Madina, in her first film role, adeptly balances drive with intelligence. Phiona is not literate. Saying she lives in poverty would be polite. In the frenetic streets of Uganda, she lives by selling the seasoned corn made by her mother, Lupita Nyong’o (Nakku Harriet). But Phiona “knows” chess. Phiona pushes this talent when she stumbles upon a chess center run by MLK…I mean…David Oyelowo.
Queen of Katwe is steeped in classism and sexism. Robert is a highly trained engineer. He is giving. He has a family. No one will employ him. He has no family name. Without a family name, his degree is almost worthless. Phiona is naturally intelligent. Hardworking. Meticulous. She is poor. She is a woman. She’s trying to play chess, which has no “real-world” value at her economic level. However, she has Robert, who can train and teach her.
This is a Disney film. You’re going to get Disney whitewashing. In one of the more poignant moments of the film, Robert holds his baby and references the Congo wars of the 90’s. Mentioned in passing, it’s fleeting. There are multiple allusions to prostitution. But they are allusions. There are moments when Phiona becomes too “full” of herself. Refusing to do household chores (Phiona passes unscathed in her self reflections). Mentioned in passing, they’re fleeting. If it weren’t Disney, these instances would be less fleeting. There would be a different film, but a better film.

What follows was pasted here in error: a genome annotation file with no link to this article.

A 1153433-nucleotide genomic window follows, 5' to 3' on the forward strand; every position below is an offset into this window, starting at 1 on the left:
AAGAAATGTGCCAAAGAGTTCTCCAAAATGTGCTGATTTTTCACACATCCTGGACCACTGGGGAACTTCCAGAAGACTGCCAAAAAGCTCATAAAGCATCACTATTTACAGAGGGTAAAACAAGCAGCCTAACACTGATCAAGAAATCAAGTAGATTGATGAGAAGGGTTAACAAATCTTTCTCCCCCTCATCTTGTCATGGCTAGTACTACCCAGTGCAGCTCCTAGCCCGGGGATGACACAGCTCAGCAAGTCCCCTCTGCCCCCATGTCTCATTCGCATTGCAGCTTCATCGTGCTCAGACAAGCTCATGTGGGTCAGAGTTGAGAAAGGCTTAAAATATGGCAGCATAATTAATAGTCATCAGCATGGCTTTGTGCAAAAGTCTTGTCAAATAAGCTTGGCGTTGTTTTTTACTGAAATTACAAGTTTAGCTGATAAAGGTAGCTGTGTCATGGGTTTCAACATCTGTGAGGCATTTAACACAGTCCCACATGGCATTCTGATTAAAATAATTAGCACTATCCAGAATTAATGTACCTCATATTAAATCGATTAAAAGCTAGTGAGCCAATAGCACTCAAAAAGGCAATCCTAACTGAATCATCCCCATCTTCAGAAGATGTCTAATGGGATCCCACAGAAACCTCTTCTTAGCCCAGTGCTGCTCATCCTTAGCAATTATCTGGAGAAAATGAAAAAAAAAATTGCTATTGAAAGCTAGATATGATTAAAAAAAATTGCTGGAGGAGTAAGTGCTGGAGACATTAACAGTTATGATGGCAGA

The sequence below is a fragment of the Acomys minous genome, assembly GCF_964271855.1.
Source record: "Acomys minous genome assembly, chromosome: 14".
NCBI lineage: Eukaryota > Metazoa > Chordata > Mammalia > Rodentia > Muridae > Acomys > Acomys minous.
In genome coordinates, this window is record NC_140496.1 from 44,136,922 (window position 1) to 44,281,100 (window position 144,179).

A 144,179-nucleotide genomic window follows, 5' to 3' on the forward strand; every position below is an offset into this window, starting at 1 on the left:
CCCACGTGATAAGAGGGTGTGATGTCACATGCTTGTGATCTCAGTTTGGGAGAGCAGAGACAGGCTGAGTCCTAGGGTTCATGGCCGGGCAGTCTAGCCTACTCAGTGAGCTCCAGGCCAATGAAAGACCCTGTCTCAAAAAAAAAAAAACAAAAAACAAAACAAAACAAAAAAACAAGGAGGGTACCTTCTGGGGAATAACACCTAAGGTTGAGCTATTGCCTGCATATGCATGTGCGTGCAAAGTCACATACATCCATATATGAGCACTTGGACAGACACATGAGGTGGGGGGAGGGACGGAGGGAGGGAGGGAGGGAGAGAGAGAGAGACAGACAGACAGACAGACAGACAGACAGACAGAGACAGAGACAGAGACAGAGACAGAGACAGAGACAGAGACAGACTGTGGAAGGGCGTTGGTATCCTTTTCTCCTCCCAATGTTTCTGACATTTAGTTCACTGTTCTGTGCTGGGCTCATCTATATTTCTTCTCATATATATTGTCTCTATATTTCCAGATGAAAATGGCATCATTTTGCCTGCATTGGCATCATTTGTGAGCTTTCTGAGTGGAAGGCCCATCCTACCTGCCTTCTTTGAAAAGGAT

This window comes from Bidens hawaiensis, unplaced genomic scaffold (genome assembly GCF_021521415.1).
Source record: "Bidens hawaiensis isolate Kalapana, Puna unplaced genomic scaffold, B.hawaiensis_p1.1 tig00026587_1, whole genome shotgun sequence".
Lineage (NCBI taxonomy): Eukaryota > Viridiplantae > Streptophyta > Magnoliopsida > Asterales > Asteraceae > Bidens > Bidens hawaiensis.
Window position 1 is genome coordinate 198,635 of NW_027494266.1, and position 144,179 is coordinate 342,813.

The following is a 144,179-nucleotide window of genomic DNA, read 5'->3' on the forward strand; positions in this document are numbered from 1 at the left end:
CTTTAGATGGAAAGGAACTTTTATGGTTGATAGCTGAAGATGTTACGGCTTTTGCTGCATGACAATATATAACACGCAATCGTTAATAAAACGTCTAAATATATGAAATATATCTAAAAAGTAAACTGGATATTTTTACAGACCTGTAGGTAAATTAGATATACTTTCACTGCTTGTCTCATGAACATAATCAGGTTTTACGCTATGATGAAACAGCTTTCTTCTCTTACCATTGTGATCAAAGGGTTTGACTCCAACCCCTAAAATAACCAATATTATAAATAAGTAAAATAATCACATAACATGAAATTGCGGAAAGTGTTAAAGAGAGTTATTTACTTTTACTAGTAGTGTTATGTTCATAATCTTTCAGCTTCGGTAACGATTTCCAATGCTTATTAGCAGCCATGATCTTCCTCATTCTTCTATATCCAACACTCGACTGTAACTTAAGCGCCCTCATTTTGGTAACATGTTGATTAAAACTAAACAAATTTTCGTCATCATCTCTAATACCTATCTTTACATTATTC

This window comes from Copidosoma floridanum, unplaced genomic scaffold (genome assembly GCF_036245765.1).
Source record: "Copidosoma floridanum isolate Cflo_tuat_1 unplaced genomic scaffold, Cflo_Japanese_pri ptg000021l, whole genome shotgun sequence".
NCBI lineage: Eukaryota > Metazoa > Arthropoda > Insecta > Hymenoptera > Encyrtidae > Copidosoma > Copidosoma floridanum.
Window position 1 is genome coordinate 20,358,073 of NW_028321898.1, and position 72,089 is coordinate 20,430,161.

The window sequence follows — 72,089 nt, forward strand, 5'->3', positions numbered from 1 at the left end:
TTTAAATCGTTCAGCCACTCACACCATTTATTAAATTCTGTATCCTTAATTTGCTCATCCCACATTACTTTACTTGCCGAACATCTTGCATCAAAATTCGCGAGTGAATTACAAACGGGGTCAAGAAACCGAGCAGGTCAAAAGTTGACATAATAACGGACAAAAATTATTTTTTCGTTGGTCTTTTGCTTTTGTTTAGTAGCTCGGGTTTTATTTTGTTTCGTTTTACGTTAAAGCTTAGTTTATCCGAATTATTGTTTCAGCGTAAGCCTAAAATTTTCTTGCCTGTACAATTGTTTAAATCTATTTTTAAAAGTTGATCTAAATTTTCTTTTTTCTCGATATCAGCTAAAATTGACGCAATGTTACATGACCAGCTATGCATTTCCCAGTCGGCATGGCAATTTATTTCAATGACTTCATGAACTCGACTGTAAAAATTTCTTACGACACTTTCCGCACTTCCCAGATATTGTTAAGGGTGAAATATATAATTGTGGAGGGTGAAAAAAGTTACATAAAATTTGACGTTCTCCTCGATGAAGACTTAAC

Mira Nair (Salaam Bombay) is too quick to cast Lupita as the dumb mother. Phiona is uneducated. She’s not dumb. However, the same does not hold for Lupita. Instead, much like Billy Elliot’s father, she sees no value in her child’s craft. She is suspicious of others who could take advantage of Phiona. She is suspicious of Phiona. This paranoia is stretched too thin without more foregrounding. However, Nair’s eye for soothing colors (light blue and green), and her ability to show a world outside of Phiona’s one room home, gives the film and Uganda life.
Sometimes Nair is too talented. Other than a couple of scenes, Uganda appears to be a great place. Even sleeping on the street appears to present no danger, other than flooding. While Uganda is not the wild west, it’s not Mayberry either. While it is refreshing to see an African country represented as having high-class schools, well populated and colorful cities, and nuclear families, it is misleading to only touch upon on the “quiet” areas around Phiona. Why is Uganda filled with one room huts? The film takes it as fact. It takes it as exotic. It takes it as vibrant. It takes it as beautiful. It can be all these, but it has to be more. It has to be more than surface.
Queen of Katwe was enjoyable for what it was. It was Disney through and through. It was…in a galaxy far, far, away…you…feel the rhythm…feel the rhyme…if you’re feeling like…I’m not a puff…then it was…a most violent year…so…. it’s bobsled time…Queen of Katwe!
Check out my previous review of The Accountant.